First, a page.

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I also asked in SO here a few days ago, thought it may be also interesting for physics-related answers.

I would like to model a network as a system. A particular topology (configuration of edges between vertices) is a state-of-order of the system (a micro-state). I am trying to compute the entropy of a specific topology as a measure of the complexity of information embedded in that topological structure.

I don’t have a degree in physics, I would like to have answers that can help in creating a concept of entropy applied to networks (particularly small-world networks), as systems embedding information in their topology.

Below, I share my reasoning and doubts.

  1. I first thought to make an analogy with Shannon entropy applied to strings: Here entropy is a measure of the randomness of a string as a sum of probability to have certain digits happenings. Similarly, I then thought that entropy may hold for an Erdős–Rényi random network, and the measure could reflect the randomness of an edge between a pair of vertexes.

    • Does Shannon entropy hold for non-random types of networks?
  2. As a second approach, I thought that according to Boltzmann’s definition, entropy is the multiplicity of equivalent states.

    • How could equivalent topologies be modelled (or how to can we compute similarity between two networks)?

    • How to measure how much a state of order of a particular topology is “uncommon”, with respect to all other possible configurations?

    • Should I attempt to model a topology as a probability over all possible distributions of edges (complete network)?

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closed as too broad by Kenshin, heather, Michael Seifert, Gert, user36790 Dec 9 '16 at 18:07

Please edit the question to limit it to a specific problem with enough detail to identify an adequate answer. Avoid asking multiple distinct questions at once. See the How to Ask page for help clarifying this question. If this question can be reworded to fit the rules in the help center, please edit the question.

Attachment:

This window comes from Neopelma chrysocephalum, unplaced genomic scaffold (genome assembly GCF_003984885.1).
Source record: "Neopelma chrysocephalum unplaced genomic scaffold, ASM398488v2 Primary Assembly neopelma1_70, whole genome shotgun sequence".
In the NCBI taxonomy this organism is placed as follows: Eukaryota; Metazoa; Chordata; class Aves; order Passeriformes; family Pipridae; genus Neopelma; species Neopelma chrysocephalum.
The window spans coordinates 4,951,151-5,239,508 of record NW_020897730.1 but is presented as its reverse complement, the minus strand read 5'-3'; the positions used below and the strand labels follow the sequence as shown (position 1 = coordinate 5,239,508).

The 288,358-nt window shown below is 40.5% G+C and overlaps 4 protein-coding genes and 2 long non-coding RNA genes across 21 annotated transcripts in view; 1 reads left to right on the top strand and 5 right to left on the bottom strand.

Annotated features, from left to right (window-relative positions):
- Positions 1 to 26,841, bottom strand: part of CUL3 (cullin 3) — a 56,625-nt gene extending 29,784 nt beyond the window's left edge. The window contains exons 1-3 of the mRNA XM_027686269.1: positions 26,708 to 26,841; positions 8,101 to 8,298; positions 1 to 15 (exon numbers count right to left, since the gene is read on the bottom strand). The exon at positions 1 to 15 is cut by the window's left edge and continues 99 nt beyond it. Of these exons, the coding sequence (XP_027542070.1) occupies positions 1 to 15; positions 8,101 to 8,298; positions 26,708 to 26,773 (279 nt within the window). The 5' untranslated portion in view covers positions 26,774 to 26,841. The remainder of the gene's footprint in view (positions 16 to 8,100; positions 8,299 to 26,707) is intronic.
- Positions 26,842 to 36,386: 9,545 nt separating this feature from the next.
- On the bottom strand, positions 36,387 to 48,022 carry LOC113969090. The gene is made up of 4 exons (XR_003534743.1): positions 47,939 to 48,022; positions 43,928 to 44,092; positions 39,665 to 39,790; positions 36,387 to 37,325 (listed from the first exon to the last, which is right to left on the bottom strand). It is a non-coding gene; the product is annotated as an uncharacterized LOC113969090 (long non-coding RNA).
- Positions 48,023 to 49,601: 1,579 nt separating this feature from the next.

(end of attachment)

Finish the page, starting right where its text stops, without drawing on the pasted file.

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For all definitions of entropy, you have to define an ensemble of states to define the respective probabilities (this is related, if not equivalent to the macrostate). For example when you calculate the Shannon entropy of a string, you assume an ensemble of possible strings (and their likelihood) given by the probability of certain letters in your language of choice. For a sufficiently long string, you can estimate those probabilities from the string itself and thus “bootstrap” your ensemble.

So, to do something similar for networks, you first have to define an appropriate ensemble of networks that you want to consider. These would be your “equivalent topologies”. What makes sense here depends on how you want to interpret your entropy or, from another point of view, what properties of the network you consider variable for the purpose of encoding information. One way you may want to consider are network null models a.k.a. network surrogates. There are several methods available for obtaining such¹, but note that the properties of the underlying ensemble differ and are not always obvious.

Some further remarks:

  • Assuming that each network is its own microstate, the Shannon and the Gibbs entropy should be equivalent, except for a constant factor.

  • You may want to take a look at Phys. Rev. Lett. 102, 038701, which applies thermodynamic concepts to networks, though I never found out what ensemble they are considering.

  • how to can we compute similarity between two networks

    There are several proposals of a distance metrics for network, starting with the Euclidean distance of the adjancency matrix. Unfortunately, I do not have a good citation at hand.

  • For any reasonable ensemble, you end up with a gargantuan amount of networks/microstates. Therefore it is usually not feasible to empirically estimate the probability of all microstates or even a given microstate. Instead, you have to estimate the probability density for a neighbourhood of microstates. For this you need the above distance.


¹ I tried to cite all of them in the introduction of this paper of mine, but that’s not entirely up to date.

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